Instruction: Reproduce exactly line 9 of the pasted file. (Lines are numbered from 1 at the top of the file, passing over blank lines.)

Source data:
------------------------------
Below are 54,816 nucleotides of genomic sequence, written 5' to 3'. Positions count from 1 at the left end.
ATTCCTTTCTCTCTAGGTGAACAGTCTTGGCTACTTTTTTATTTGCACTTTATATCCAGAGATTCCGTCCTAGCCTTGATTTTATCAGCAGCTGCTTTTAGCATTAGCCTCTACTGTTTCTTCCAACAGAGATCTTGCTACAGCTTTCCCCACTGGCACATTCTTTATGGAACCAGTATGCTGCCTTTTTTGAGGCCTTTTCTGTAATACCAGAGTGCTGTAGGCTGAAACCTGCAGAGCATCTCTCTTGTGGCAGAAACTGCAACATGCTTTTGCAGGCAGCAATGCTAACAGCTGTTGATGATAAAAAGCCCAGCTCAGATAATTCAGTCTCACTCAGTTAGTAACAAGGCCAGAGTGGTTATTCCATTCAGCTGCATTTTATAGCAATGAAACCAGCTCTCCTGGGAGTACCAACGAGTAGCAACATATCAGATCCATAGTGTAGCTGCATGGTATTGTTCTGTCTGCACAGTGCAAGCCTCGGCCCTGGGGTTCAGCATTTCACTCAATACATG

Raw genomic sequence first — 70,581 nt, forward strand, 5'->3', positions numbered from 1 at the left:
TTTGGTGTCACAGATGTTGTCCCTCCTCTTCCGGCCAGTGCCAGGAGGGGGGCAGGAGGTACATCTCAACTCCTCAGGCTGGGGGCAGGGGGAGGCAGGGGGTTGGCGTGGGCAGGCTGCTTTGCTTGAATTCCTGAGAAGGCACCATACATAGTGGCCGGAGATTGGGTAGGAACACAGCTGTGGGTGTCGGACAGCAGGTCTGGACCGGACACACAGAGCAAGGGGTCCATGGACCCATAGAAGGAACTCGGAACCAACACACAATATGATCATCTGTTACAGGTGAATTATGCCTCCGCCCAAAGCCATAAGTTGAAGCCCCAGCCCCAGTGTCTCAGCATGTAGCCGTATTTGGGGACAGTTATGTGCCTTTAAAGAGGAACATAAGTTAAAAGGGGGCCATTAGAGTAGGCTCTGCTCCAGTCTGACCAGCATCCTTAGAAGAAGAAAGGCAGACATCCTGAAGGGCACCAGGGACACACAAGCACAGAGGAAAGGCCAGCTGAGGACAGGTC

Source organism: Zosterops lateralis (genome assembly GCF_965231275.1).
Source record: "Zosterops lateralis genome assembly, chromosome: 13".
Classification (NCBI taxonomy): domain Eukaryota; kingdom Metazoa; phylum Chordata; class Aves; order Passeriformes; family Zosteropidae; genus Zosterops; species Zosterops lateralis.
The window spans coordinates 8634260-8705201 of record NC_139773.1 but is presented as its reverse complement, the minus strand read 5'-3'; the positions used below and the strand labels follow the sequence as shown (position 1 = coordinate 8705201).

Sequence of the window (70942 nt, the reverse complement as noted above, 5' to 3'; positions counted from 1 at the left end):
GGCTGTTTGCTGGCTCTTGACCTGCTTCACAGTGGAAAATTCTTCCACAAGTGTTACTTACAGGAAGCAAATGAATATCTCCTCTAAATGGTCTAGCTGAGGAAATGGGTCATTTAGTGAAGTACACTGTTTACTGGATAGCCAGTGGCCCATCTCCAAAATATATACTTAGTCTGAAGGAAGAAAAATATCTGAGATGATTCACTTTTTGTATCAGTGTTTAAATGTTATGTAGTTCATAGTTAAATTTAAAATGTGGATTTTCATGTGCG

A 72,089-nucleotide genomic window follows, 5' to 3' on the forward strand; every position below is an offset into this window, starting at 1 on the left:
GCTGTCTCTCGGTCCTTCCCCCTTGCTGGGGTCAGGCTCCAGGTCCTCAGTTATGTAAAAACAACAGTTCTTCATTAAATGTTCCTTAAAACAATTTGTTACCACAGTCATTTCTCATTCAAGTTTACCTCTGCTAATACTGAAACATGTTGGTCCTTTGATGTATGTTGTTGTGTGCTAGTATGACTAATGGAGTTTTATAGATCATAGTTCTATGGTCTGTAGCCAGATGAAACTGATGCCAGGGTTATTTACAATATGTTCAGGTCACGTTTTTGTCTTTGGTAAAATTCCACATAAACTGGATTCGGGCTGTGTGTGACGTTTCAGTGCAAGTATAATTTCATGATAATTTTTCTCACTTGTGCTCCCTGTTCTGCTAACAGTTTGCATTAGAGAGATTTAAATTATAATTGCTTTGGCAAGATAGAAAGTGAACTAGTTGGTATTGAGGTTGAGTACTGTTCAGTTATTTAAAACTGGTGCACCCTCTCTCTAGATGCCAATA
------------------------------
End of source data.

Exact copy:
Sequence of the window (70942 nt, the reverse complement as noted above, 5' to 3'; positions counted from 1 at the left end):